In the wake of the Momentum-Ganas case there is no question that something has to change in the way life insurance is written. Effectively a precedent has now been set that has established a new standard in the industry.
What is up for debate, however, is where that change can best happen.
The conundrum is that both clients and insurers need protection from each other. Clients must have more assurance that their policies are going to pay out when they need them, but insurers also have to be protected against clients deliberately providing false information on their application forms.
Who better to manage both of these concerns than those who already intermediate this relationship – the brokers and financial advisors?
“I believe that every broker should look at the way they work,” says Roger Hendricks, an independent financial advisor who runs a practice called DiscloseAll with his wife Sumari. “Industry standards need to change.”
From his own experience, Hendricks has found that brokers have the means to ensure that a client makes the maximum disclosure possible when applying for life insurance. This has substantial benefits for both parties.
“The first thing I ask a client is their consent to look at their medical aid claims history,” Hendricks explains. “I then scan back as far as I can go to look at every doctor they went to, every specialist, and every hospital visit. If there’s anything in there I don’t understand, I go through it with the medial aid. I can also request medical reports from any of the doctors.”
This, in essence, is much the same process that an insurer would follow when someone makes a claim. They go back in the policy holder’s medical history to confirm that there is nothing material in there that they didn’t disclose. They will also request medical reports from every doctor they have seen to confirm every diagnosis that was made.
If your broker has already done this at the time of applying for the policy, it significantly reduces the chances of either party being surprised at claims stage.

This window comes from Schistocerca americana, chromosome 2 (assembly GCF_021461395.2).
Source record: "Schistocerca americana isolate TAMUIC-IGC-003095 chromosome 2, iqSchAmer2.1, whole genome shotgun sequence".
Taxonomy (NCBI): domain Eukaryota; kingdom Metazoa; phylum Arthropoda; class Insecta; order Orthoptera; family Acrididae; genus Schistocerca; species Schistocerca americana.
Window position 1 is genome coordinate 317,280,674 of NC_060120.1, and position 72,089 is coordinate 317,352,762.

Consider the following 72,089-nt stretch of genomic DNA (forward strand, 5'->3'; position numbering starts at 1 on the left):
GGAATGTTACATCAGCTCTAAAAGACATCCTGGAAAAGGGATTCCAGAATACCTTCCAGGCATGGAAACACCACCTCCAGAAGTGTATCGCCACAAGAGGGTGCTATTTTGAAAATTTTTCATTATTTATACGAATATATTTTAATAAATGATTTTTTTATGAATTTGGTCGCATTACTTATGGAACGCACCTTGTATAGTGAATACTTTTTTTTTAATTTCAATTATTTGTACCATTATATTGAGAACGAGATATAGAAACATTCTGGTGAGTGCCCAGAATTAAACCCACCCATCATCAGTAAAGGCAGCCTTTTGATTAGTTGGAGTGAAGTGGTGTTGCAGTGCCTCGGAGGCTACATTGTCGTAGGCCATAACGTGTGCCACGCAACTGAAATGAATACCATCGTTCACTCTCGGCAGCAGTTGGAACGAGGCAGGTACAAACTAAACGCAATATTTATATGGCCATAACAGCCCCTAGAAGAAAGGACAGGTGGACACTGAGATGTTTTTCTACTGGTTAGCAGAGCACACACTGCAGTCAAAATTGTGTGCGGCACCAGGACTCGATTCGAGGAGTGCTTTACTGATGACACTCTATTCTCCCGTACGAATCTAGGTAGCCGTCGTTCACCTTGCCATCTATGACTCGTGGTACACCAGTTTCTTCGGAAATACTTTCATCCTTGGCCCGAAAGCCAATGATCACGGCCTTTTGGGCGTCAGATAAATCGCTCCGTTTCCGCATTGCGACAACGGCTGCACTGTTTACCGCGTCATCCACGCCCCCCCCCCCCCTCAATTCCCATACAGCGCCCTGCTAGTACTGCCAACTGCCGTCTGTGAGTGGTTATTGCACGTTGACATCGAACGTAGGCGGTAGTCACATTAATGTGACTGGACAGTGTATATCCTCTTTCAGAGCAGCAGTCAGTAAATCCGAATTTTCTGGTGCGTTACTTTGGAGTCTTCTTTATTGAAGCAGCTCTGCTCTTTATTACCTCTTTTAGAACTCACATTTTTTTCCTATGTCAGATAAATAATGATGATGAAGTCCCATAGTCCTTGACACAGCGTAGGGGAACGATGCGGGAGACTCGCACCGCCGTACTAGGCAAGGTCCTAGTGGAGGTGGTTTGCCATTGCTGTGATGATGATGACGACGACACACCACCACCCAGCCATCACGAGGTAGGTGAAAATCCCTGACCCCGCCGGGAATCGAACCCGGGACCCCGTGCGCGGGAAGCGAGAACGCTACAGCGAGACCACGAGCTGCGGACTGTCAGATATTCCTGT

“Its not 100% guaranteed that you are now secure, but you have a far better chance of not having a claim repudiated knowing that we’ve done that amount of work on you,” Hendricks explains. “The insurance company also has so much information that they now can make a more informed decision about the policy they are giving, and that means they do better underwriting as well.”
Less than total recall
The reality is that there is a fair chance that any non-disclosure is not deliberate. If you are relying on your memory alone, you cannot be certain that you will recall every relevant detail of your medical history.
“You probably won’t even remember some of the doctors you have seen,” says Hendricks. “Really, it’s a fine line between whether you are lying or if you just can’t remember. There’s too much going on to remember everything.”
Even if you do remember seeing certain doctors, you may easily forget or misunderstand what they told you. Hendricks gives an example of a recent case where a severe illness claim after a triple bypass was repudiated because the client did not mention a visit he had made to a neurologist.
He had gone because he was suffering from headaches, and his GP had recommended that he see a specialist. The neurologist’s verdict was that he needed to stop smoking, which he did, and prescribed medication for anxiety.
However, when the insurer requested a report from the neurologist, the doctor noted in his report that the client had high cholesterol, and a family history of heart disease. Neither of these things was addressed in the recommended treatment, but they were now relevant to the insurance claim.
“He walked out of the appointment thinking that there was nothing wrong with him, and he just had to stop smoking,” says Hendricks. “So how do you draw that line?”
Going through the process of having your full medical history available from the start takes away these questions. If you know you have disclosed everything, you can be more confident that your policy is going to serve its purpose.
Hendricks says that it is the case that more clients receive exclusions or have to pay higher premiums due to the level of disclosure, but they’re happy to accept this knowing that they will ultimately get what they are paying for. He therefore believes that this is a professional service that brokers and advisors should provide.
“We are trained about different products, and we have to deal with compliance documents by the thousands, but nobody is taught about how underwriting works,” he says. “That is a flaw. That is really the first step when applying for insurance, and we should do it properly for the sake of our clients.
“It’s only fair,” he adds. “You’re the client, spending the money, and we’re getting the commission. We should do it correctly.”